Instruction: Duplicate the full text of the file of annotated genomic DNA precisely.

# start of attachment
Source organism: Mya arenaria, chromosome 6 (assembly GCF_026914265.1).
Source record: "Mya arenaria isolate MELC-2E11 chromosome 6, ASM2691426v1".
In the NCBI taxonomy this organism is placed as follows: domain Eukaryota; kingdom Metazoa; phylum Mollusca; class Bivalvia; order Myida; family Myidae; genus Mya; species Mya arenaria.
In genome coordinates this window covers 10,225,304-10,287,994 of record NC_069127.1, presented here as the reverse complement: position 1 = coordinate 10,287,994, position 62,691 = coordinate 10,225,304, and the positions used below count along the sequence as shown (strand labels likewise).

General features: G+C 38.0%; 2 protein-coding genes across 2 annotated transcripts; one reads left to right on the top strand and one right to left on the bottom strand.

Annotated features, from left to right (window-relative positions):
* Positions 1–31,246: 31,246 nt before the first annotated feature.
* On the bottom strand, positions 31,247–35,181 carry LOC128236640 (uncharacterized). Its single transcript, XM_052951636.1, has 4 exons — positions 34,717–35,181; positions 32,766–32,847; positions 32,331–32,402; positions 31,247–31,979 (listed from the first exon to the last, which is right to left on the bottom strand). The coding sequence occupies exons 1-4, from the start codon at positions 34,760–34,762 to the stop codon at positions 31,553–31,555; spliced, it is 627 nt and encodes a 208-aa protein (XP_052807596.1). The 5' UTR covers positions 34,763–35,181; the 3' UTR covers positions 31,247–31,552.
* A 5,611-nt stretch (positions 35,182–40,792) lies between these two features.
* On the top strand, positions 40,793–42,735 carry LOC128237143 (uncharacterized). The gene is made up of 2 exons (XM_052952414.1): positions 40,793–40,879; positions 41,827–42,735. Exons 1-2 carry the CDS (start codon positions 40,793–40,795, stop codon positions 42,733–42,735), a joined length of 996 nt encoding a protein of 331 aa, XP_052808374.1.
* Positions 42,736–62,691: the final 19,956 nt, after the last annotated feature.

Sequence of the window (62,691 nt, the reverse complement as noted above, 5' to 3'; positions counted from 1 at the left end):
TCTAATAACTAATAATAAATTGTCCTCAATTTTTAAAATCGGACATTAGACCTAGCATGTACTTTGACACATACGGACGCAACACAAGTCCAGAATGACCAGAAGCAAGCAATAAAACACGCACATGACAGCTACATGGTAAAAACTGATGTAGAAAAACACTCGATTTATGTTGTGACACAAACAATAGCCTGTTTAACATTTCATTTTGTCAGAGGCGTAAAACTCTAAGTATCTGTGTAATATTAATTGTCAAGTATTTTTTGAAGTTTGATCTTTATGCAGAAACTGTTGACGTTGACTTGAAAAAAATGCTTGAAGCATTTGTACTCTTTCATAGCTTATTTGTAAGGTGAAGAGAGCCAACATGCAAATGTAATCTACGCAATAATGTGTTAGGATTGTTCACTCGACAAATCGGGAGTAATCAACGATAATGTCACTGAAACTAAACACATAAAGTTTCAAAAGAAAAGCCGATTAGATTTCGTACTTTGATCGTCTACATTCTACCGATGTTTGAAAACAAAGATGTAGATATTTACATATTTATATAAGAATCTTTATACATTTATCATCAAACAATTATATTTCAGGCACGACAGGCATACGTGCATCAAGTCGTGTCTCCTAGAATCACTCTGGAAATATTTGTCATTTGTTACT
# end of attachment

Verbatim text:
Source organism: Mya arenaria, chromosome 6 (assembly GCF_026914265.1).
Source record: "Mya arenaria isolate MELC-2E11 chromosome 6, ASM2691426v1".
In the NCBI taxonomy this organism is placed as follows: domain Eukaryota; kingdom Metazoa; phylum Mollusca; class Bivalvia; order Myida; family Myidae; genus Mya; species Mya arenaria.
In genome coordinates this window covers 10,225,304-10,287,994 of record NC_069127.1, presented here as the reverse complement: position 1 = coordinate 10,287,994, position 62,691 = coordinate 10,225,304, and the positions used below count along the sequence as shown (strand labels likewise).

General features: G+C 38.0%; 2 protein-coding genes across 2 annotated transcripts; one reads left to right on the top strand and one right to left on the bottom strand.

Annotated features, from left to right (window-relative positions):
* Positions 1–31,246: 31,246 nt before the first annotated feature.
* On the bottom strand, positions 31,247–35,181 carry LOC128236640 (uncharacterized). Its single transcript, XM_052951636.1, has 4 exons — positions 34,717–35,181; positions 32,766–32,847; positions 32,331–32,402; positions 31,247–31,979 (listed from the first exon to the last, which is right to left on the bottom strand). The coding sequence occupies exons 1-4, from the start codon at positions 34,760–34,762 to the stop codon at positions 31,553–31,555; spliced, it is 627 nt and encodes a 208-aa protein (XP_052807596.1). The 5' UTR covers positions 34,763–35,181; the 3' UTR covers positions 31,247–31,552.
* A 5,611-nt stretch (positions 35,182–40,792) lies between these two features.
* On the top strand, positions 40,793–42,735 carry LOC128237143 (uncharacterized). The gene is made up of 2 exons (XM_052952414.1): positions 40,793–40,879; positions 41,827–42,735. Exons 1-2 carry the CDS (start codon positions 40,793–40,795, stop codon positions 42,733–42,735), a joined length of 996 nt encoding a protein of 331 aa, XP_052808374.1.
* Positions 42,736–62,691: the final 19,956 nt, after the last annotated feature.

Sequence of the window (62,691 nt, the reverse complement as noted above, 5' to 3'; positions counted from 1 at the left end):
TCTAATAACTAATAATAAATTGTCCTCAATTTTTAAAATCGGACATTAGACCTAGCATGTACTTTGACACATACGGACGCAACACAAGTCCAGAATGACCAGAAGCAAGCAATAAAACACGCACATGACAGCTACATGGTAAAAACTGATGTAGAAAAACACTCGATTTATGTTGTGACACAAACAATAGCCTGTTTAACATTTCATTTTGTCAGAGGCGTAAAACTCTAAGTATCTGTGTAATATTAATTGTCAAGTATTTTTTGAAGTTTGATCTTTATGCAGAAACTGTTGACGTTGACTTGAAAAAAATGCTTGAAGCATTTGTACTCTTTCATAGCTTATTTGTAAGGTGAAGAGAGCCAACATGCAAATGTAATCTACGCAATAATGTGTTAGGATTGTTCACTCGACAAATCGGGAGTAATCAACGATAATGTCACTGAAACTAAACACATAAAGTTTCAAAAGAAAAGCCGATTAGATTTCGTACTTTGATCGTCTACATTCTACCGATGTTTGAAAACAAAGATGTAGATATTTACATATTTATATAAGAATCTTTATACATTTATCATCAAACAATTATATTTCAGGCACGACAGGCATACGTGCATCAAGTCGTGTCTCCTAGAATCACTCTGGAAATATTTGTCATTTGTTACT